Bonnie And The Brilliant Racial Tension Of 'Big Little Lies'

It makes sense why the white characters don't acknowledge Bonnie's blackness.

“Big Little Lies” is one of the most brilliant TV shows to come out in years. It’s also one of the whitest.

The murder-mystery-drama, which had its stunning finale on Sunday, focuses on five wealthy, beautiful women with less than beautiful lives. Aside from a few Asian and black characters who are part of the Monterey community’s “greek chorus,” four out of five of the show’s main players ― Nicole Kidman, Laura Dern, Shailene Woodley and Reese Witherspoon ― are white women.

There’s only one black lead, Bonnie, played by Zoe Kravitz in a role that reveals her acting chops despite being so seemingly close to our conception of the real life Kravitz: earthy, edgy and carefree. Bonnie, with tattoos and waist-length braids, is the only black mom amongst a slew of predominantly older, white mothers, and it’s a point that, conspicuously, never really comes up.

“It’s not mentioned, ever,” Kravitz told a reporter for The Guardian in February. “Her race is just not a thing.”

Perhaps for Kravitz, the fact that her character’s race is never acknowledged is refreshing in an industry where she was once rejected for a role in Batman because the directors weren’t “going urban.” For others, it’s a tedious color-blind approach to diversity. As Refinery29 writer Sesali Bowen expressed it, glossing over Bonnie’s ethnicity merely added “diversity in visibility only,” presenting race “as a mere aesthetic difference between people, not one that affects how they interact with the rest of the world.”

It’s true that the show’s treatment of Bonnie was flawed. We see very little from her point of view, except for in the brilliant final act of the show. Here, on the night of the Elvis and Audrey fundraiser, the camera shifts to Bonnie’s perspective as she watches Celeste being manhandled by her husband ― realizing that something isn’t right.

I often watched the show wondering where the hell in Monterey Bonnie got her hair braided, or if she ever twisted her daughter’s hair at night. Who were her people? And yet, there’s an alternative reading of Bonnie’s apparent racial ambiguity in Monterey. It isn’t pretty. It’s frustrating. And it’s true to life in a way that potentially says more than if we’d gotten a scene that explicitly acknowledged her race.

Because this is how rich, white liberal racism works, right? It’s the racism that dare not speak its name. It’s the racism that deals with race by not dealing with it, by never saying “black” or “white,” by tip-toeing around it even as it manifests itself in petty microaggressions.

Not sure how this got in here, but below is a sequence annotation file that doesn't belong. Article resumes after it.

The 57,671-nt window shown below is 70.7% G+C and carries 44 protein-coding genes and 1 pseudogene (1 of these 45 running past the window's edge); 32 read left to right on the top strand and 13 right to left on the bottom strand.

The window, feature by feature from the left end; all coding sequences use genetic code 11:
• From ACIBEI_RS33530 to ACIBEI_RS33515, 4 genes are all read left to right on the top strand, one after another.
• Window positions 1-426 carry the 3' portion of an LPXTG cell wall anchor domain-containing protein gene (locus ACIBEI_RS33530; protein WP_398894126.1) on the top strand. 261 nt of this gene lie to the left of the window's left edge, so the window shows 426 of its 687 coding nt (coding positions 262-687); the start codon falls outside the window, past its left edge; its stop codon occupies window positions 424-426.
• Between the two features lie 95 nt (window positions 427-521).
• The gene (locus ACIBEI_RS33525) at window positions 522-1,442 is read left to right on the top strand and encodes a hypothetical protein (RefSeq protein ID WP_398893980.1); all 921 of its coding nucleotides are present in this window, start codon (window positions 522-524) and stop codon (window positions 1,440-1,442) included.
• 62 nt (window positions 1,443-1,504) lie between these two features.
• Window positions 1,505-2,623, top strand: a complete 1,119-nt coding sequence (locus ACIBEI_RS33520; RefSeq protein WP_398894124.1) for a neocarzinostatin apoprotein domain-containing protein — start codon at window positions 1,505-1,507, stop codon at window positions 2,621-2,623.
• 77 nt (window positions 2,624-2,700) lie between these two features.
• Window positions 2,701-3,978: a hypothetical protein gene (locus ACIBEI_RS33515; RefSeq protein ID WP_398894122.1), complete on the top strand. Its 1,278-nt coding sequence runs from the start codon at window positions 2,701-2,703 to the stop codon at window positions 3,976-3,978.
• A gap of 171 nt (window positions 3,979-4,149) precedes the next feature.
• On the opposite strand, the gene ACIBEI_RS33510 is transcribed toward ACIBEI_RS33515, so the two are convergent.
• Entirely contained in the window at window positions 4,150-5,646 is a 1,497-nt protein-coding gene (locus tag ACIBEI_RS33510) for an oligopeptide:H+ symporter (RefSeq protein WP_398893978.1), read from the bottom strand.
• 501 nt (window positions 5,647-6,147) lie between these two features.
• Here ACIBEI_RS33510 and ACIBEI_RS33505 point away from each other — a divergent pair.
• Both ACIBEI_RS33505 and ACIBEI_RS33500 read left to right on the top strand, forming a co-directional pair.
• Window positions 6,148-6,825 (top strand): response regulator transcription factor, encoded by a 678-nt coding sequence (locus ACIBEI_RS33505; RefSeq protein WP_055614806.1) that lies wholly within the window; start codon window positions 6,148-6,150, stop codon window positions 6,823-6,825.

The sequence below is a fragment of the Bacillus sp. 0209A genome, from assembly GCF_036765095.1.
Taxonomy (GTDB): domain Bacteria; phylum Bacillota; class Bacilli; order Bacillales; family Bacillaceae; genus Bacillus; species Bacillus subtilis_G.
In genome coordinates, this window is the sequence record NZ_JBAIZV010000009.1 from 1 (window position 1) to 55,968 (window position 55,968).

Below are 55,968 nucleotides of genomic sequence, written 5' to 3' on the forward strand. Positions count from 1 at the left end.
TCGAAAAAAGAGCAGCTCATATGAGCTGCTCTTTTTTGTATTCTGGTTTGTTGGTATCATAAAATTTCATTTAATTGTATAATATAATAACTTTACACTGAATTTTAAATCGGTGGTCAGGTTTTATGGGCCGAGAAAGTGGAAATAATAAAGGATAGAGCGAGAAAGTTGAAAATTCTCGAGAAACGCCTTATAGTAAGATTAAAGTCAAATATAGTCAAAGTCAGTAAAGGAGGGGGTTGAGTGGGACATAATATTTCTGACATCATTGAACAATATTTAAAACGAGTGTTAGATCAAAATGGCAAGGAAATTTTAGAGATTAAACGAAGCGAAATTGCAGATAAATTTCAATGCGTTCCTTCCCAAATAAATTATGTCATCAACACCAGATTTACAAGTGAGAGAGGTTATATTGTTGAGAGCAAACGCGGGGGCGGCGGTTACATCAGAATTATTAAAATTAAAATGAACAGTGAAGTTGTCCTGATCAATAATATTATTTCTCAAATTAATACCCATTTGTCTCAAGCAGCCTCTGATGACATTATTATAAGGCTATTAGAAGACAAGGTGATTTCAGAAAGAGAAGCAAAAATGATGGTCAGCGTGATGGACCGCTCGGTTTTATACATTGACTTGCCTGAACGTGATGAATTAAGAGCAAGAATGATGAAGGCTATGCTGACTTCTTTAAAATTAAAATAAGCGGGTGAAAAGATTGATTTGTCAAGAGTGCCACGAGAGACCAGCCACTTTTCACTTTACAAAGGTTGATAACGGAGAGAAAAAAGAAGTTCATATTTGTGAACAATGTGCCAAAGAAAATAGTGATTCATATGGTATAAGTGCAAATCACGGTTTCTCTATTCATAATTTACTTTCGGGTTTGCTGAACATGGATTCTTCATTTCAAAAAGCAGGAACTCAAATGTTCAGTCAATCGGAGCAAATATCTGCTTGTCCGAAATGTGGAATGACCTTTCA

Bonnie’s blackness, her otherness in the eyes of her white counterparts is actually, throughout the series, weirdly at the center of who her character is. She is the exoticized “other,” the beautiful, young, hippie wife who inspires lust in the husbands of Monterey, and jealousy and resentment in the wives.

It’s a jealousy and resentment that hides, just beneath the surface, a racial tension that no one ― not even Bonnie herself, perhaps ― can name, let alone process. No, we never see Madeline complain to any of her friends about Bonnie being a black girl. A woman like Madeline, so dedicated to her ideals of being progressive and open-minded (her obsession with getting “Avenue Q” made for instance), wouldn’t even know how to begin to process how race might feed into her feelings about her husband’s new wife.

Bonnie’s seeming perfection, her exceeding patience and goodness, works on a different level as well. Throughout the series we get to see these seemingly “perfect” women fuck up repeatedly, we see them have meltdowns, act bitchy, be vulnerable and insecure. We see little of that in Bonnie, a beautiful enigma just there to “make peace.” Though toward the end of the series, we see her peaceful demeanor begin to crack, if only a little, during the well-intentioned peace-making dinner with Madeline and Ed which ends with Madeline literally projectile vomiting on her. In that moment, viewers understood that there must be more to Bonnie, just beneath the surface.

So much of Bonnie’s existence in Monterey is a demonstration of how black people, black women especially, have to exist in predominantly white spaces. The idea is to not rock the boat. The idea is to placate white fear by being palpable. Bonnie is edgy, but not threatening with her light skin, earthy vibes, and perpetual chillness. Maybe she’s had to be all those things.

Which makes that final moment, that push, when she exerts a kind of messy, frenzied sort of agency that we haven’t seen throughout the series, all the more powerful. This isn’t to absolve “Big Little Lies,” or any other shows with black characters that choose not to deal with race directly, from “Friends” to “Girls.” It’s quite possible that the show never mentions Bonnie’s race because the writers themselves were unable or unwilling to deal with race, and that’s unfortunate and frustrating. And it’s true: Diversity and inclusion are about more than just seeing a black face in a white crowd.

And yet there’s something to be said for the context in which black characters exist; the ways in which they navigate the world they exist in and how white characters they exist in that world with navigate them. Sometimes, the silence can be loud.

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